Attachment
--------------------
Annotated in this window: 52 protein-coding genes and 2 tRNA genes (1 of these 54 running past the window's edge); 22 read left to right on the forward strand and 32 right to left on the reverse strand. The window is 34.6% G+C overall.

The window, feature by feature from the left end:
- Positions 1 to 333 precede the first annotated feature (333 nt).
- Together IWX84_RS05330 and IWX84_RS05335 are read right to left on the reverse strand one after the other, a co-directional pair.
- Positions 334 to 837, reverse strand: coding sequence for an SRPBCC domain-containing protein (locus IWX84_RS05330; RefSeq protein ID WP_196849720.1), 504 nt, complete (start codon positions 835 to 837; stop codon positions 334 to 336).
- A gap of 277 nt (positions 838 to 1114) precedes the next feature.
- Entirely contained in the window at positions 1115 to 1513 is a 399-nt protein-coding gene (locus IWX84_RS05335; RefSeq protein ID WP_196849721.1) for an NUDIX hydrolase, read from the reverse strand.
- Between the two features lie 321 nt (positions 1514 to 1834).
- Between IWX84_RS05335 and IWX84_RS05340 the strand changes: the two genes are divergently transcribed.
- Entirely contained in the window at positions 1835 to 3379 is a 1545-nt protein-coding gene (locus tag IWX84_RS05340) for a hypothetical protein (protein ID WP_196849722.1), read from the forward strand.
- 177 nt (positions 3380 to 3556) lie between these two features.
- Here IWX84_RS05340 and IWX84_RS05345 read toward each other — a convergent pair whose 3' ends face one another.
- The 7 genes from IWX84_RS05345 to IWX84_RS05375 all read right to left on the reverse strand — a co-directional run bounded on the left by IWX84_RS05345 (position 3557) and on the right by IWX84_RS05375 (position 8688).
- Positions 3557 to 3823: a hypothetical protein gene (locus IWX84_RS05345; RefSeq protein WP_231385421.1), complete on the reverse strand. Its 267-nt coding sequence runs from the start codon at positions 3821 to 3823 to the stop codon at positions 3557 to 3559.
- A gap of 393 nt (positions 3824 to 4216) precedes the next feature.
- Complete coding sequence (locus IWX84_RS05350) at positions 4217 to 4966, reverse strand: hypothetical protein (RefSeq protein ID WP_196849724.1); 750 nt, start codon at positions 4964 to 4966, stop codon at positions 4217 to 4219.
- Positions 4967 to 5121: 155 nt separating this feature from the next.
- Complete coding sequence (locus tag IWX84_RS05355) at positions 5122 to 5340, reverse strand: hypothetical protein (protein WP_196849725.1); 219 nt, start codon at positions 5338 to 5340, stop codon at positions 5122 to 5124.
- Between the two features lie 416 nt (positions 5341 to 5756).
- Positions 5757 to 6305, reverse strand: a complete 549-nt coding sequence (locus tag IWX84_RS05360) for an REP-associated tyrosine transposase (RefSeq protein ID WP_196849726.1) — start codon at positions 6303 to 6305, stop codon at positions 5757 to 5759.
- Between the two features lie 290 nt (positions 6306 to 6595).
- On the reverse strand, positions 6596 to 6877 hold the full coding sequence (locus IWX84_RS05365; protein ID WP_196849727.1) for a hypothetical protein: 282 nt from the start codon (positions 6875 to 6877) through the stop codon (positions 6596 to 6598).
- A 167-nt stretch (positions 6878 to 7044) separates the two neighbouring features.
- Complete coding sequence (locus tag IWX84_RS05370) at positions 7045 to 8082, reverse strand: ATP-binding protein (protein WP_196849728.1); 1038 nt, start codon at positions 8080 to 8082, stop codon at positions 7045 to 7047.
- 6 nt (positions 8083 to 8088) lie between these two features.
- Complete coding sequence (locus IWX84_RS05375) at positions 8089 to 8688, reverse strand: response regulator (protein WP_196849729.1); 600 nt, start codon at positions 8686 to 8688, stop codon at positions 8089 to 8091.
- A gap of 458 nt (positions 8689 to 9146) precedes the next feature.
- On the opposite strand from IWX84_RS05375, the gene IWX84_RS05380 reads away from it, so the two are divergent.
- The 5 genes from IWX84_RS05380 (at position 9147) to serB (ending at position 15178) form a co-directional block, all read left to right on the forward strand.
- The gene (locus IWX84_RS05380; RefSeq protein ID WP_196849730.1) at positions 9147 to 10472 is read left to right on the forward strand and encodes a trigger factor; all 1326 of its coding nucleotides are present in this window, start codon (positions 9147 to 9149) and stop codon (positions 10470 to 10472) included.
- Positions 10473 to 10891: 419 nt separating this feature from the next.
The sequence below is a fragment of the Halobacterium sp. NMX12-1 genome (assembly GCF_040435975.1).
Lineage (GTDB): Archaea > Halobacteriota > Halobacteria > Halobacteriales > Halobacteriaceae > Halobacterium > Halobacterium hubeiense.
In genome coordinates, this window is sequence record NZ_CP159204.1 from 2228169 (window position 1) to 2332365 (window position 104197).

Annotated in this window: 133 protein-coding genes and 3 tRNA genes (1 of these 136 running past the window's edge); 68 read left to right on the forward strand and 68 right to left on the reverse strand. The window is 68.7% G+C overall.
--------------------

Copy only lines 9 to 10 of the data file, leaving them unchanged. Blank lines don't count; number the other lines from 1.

- Between IWX84_RS05335 and IWX84_RS05340 the strand changes: the two genes are divergently transcribed.
- Entirely contained in the window at positions 1835 to 3379 is a 1545-nt protein-coding gene (locus tag IWX84_RS05340) for a hypothetical protein (protein ID WP_196849722.1), read from the forward strand.